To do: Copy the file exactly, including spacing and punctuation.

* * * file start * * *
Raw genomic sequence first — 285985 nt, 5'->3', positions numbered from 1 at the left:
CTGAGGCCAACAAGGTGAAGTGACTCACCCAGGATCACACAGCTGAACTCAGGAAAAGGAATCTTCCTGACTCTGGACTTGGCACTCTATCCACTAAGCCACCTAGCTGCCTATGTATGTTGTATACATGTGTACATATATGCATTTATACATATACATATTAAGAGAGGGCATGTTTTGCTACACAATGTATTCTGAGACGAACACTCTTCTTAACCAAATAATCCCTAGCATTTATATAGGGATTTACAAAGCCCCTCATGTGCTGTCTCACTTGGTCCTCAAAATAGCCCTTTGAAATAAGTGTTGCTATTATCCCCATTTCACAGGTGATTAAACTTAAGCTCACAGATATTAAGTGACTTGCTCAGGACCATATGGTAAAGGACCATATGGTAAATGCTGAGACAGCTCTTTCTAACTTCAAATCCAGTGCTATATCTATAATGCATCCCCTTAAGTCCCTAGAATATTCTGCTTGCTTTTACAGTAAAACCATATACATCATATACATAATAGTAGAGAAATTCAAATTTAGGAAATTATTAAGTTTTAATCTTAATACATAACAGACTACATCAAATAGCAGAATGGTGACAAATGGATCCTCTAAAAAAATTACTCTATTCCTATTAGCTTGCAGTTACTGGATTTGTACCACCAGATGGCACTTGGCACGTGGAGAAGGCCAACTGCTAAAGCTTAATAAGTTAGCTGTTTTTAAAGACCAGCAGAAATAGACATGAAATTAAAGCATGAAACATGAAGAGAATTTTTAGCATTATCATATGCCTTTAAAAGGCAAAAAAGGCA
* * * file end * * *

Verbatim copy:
Raw genomic sequence first — 285985 nt, 5'->3', positions numbered from 1 at the left:
CTGAGGCCAACAAGGTGAAGTGACTCACCCAGGATCACACAGCTGAACTCAGGAAAAGGAATCTTCCTGACTCTGGACTTGGCACTCTATCCACTAAGCCACCTAGCTGCCTATGTATGTTGTATACATGTGTACATATATGCATTTATACATATACATATTAAGAGAGGGCATGTTTTGCTACACAATGTATTCTGAGACGAACACTCTTCTTAACCAAATAATCCCTAGCATTTATATAGGGATTTACAAAGCCCCTCATGTGCTGTCTCACTTGGTCCTCAAAATAGCCCTTTGAAATAAGTGTTGCTATTATCCCCATTTCACAGGTGATTAAACTTAAGCTCACAGATATTAAGTGACTTGCTCAGGACCATATGGTAAAGGACCATATGGTAAATGCTGAGACAGCTCTTTCTAACTTCAAATCCAGTGCTATATCTATAATGCATCCCCTTAAGTCCCTAGAATATTCTGCTTGCTTTTACAGTAAAACCATATACATCATATACATAATAGTAGAGAAATTCAAATTTAGGAAATTATTAAGTTTTAATCTTAATACATAACAGACTACATCAAATAGCAGAATGGTGACAAATGGATCCTCTAAAAAAATTACTCTATTCCTATTAGCTTGCAGTTACTGGATTTGTACCACCAGATGGCACTTGGCACGTGGAGAAGGCCAACTGCTAAAGCTTAATAAGTTAGCTGTTTTTAAAGACCAGCAGAAATAGACATGAAATTAAAGCATGAAACATGAAGAGAATTTTTAGCATTATCATATGCCTTTAAAAGGCAAAAAAGGCA